Coming less than a week prior to a further move toward opening the County’s economy, Dr. Quick’s sudden departure gave the impression that she was perhaps unwilling to relax the face-covering mandate as the State allows for bars, restaurants, gyms, and public swimming pools to open, even as the numbers of infections, deaths, and hospitalizations continue to rise in the County. Chair Steel continues to emphasize that Orange County’s COVID-19 rates are low compared to neighboring counties, and claimed during a June 11 briefing that the County was on its way out of the pandemic. This despite a recent uptick in numbers that Dr. Chau associated directly with Memorial Day weekend crowds.
Answering questions posed by reporters during a June 11 update, BOS Chair Michelle Steel announced that she had sent a letter to Gov. Newsom requesting permission for Orange County to move into Stage 3 of the reopening process. BOS Vice Chair Do, Dr. Chau, and CEO Kim all emphasized that if the rate of infections begins to spike, the County would work on a remediation plan with the State that could, at the extreme, require another shut down. Dr. Chau even characterized another mandatory face-covering order as a measure to have at the ready should it be necessary.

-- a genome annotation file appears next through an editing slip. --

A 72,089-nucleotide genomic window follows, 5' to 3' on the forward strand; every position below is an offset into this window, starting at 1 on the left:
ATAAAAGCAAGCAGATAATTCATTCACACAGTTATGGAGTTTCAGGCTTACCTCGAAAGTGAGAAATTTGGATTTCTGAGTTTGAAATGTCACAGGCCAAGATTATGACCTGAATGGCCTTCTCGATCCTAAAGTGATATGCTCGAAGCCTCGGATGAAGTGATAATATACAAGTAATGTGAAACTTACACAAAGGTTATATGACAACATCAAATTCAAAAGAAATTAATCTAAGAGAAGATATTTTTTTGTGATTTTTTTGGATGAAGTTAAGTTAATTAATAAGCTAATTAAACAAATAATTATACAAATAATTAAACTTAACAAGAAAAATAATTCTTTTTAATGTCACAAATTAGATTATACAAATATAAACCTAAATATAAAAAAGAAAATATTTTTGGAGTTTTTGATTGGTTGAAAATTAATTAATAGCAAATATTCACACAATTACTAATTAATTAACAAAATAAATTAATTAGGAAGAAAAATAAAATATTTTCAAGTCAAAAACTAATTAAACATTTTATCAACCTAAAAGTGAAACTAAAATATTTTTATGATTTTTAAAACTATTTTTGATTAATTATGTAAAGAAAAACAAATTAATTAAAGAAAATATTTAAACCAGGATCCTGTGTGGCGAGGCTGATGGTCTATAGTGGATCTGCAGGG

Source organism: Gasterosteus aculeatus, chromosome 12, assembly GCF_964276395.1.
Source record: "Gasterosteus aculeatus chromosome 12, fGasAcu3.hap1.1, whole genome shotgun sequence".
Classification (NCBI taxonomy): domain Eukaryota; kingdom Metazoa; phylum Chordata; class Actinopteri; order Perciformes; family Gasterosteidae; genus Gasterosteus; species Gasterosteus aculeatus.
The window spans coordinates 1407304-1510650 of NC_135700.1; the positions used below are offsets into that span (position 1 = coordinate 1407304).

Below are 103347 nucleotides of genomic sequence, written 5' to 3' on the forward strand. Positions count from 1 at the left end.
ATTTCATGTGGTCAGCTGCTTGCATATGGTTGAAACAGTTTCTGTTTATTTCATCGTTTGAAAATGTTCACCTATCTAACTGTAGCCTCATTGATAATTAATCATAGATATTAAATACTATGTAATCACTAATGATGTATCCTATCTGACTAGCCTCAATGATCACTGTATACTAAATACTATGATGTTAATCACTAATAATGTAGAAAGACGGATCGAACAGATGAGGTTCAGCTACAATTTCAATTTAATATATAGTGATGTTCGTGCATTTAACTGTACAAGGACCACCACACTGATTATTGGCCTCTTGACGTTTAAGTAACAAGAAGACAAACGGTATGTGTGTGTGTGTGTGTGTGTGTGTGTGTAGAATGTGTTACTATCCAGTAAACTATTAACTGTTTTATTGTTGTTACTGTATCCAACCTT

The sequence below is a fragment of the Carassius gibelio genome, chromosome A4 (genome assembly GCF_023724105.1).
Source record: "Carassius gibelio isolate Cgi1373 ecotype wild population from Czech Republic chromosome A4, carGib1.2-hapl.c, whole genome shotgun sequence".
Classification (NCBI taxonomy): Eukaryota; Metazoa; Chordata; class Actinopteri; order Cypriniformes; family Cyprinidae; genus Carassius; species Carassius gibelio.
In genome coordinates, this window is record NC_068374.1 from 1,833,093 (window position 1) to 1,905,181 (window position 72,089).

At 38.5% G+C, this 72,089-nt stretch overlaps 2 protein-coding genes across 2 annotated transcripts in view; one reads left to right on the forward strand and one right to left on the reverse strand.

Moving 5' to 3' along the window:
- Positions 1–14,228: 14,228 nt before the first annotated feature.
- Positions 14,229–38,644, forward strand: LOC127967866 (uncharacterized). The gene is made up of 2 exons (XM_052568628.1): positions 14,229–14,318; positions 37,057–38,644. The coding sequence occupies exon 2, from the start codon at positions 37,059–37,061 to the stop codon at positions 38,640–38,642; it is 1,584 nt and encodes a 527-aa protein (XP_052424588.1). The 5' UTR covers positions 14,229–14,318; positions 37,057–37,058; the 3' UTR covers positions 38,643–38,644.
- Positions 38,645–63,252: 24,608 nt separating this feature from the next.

The County’s COVID-19 website, www.ochealthinfo.com/novelcoronavirus, posts daily updates to numbers of infections, deaths, and hospitalizations. Daily hospitalization rates have steadily risen since the late April inception of the web statistics. The most recent figure available is 291 countywide, but the County relies on voluntary reporting by hospitals, and continually explains that daily counts depend on the number reporting that day as well as the time of day reports are made. The County used to show the number of reporting hospitals, but no longer does. The state of California’s own website shows the higher number of 325 for the same day. The County does not divulge hospitalizations or deaths by city, but a State website displays a graphic that represents clusters of hospitalizations by locations that correspond to the locations of hospitals. A cluster seeming to correspond with the location of Fullerton’s St. Jude shows 15 patients, as seen below: